Ordinarily, news of six road tankers carrying tiny quantities of unrefined crude oil 700km to a coastal port would not warrant much comment.
But the fact that six Turkish tankers have carried crude from the Kurdish-controlled region of northern Iraq to the Turkish port of Iskenderun is a different matter.
The trucks entered Turkey on Thursday carrying crude extracted by companies operating in northern Iraq in defiance of the central government. Their final destination was unclear but it appeared the crude would be exported from one of several port facilities around the bay of Iskenderun, two of which are operated by Botas, Turkey’s state pipeline operator.
Television footage from Dogan News Agency showed at least six armoured vehicles atop trucks traveling along an asphalt road. Buses and covered trucks that appeared to be personnel carriers were also in the convoy of about 20 vehicles.
Turkey also sent convoys to the border on 28 June and 22 July.
0920 GMT: Yemen. Ian Pannell's first-hand report from Aleppo this morning on BBC radio, talking about "intensified fighting" and "increased suffering" among civilians:
The tribesmen briefly held employees hostage but continued to occupy the building.
Later, gunmen kidnapped an Italian embassy security officer.
0906 GMT: Turkey. Mehmet Ezer of Turkish Weekly reports on the effect in southeastern Turkey of the Syrian conflict:
Hatay, on the border between Turkey and Syria, is feeling the brunt of the unrest in the neighboring country with many local businesses on the brink of bankruptcy. Some firms are unable to pay their debts tourism is almost nonexistent>.
The southern province of Hatay, which borders Syria to the north, has never before seen a crisis like the one currently unfolding, Hatay Industrialists and Businessmen Association (HASİAD) President Gülay Gül has said in an interview with daily Hürriyet.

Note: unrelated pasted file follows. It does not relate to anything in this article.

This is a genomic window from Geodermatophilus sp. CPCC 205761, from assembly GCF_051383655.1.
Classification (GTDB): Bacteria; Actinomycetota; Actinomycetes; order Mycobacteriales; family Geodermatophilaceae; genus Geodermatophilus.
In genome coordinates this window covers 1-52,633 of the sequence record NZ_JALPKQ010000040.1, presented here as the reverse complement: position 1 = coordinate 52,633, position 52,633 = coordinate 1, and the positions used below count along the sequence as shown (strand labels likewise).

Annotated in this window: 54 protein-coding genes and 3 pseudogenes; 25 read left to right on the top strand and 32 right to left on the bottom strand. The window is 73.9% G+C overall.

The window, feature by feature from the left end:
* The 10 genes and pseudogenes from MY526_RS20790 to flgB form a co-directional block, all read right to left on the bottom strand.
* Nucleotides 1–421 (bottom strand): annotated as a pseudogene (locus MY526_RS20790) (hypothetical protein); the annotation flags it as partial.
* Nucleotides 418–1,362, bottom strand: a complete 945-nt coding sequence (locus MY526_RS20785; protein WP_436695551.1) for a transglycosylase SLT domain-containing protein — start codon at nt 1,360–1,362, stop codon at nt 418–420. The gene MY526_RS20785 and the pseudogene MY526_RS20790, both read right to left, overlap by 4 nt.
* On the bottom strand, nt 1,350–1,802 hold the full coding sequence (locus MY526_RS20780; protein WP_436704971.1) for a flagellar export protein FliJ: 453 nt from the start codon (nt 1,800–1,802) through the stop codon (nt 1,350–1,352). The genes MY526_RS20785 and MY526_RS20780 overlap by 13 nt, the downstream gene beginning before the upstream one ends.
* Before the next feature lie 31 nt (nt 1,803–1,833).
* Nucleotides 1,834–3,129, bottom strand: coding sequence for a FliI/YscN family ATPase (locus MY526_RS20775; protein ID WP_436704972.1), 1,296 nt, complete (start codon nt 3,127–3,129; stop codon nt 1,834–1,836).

Gül said many companies in the province had reached the brink of bankruptcy because of the crisis in Syria and its impact on the local economy. Two years ago 2.5 million people passed through Hatay’s two border crossings for tourism, but now this number has dropped to zero, she said.
“Industrialists, logistical firms, exporters, importers, tourism firms and the agriculture sector have all been impacted very seriously. Local tradesmen, merchants and businessmen have also been hurt economically. The local population is tense,” said Gül. She also noted that companies that had taken out loans to grow their businesses are really suffering and that those with debts to banks were on the verge of bankruptcy.
A "security source in Damascus" has claimed, "The Syrian army took control of part of Salaheddin district and continues its offensive"; however, Colonel Abdel Jabbar al-Oqaidi, head of the Free Syrian Army military council of Aleppo, denied the report and said regime troops had "not progressed one metre". He added, "We launched a new assault from Salaheddin during the night, and we destroyed four tanks."
A hole-in-the-wall bakery had just reopened its doors after being closed for more than a day. Most food shops in the turbulent districts are now closed.
Rebel fighters tried to marshal the crowds as hundreds of hungry and increasingly desperate residents clamoured for the thin round loaves.
Suriya had finally reached the front of the queue and the middle-aged mother thrust her hand through the railings outside the bakery, grasping for the bread. Like many poor Syrians she has a large family to feed and with no fresh fruit or vegetables available this is her only chance to get food.
"A lot of poor people are suffering from a lack of food and water," she complained. "Many are going to bed hungry."
Pannell also writes, amid bodies, from a school being used as an insurgent base:
She was the girl with no name. When we returned to the rebel base, she was lying on her back on the floor, where she appeared to be sleeping. The teenager had a pale complexion and wore a pretty red dress, her lower body draped in a blanket.
I noticed our translator, sat at her side, was crying. I had been wrong, the girl was not sleeping - she was dead, killed in a government artillery strike, the blanket masking her wounds.
"Who is she?" I asked. No one knew. She had been found in the road near to where the shell had landed.
"The Anadan checkpoint, five kilometres (3 miles) northwest of Aleppo, was taken this morning at 5:00 am (0200 GMT) after 10 hours of fighting," said insurgent General Ferzat Abdel Nasser.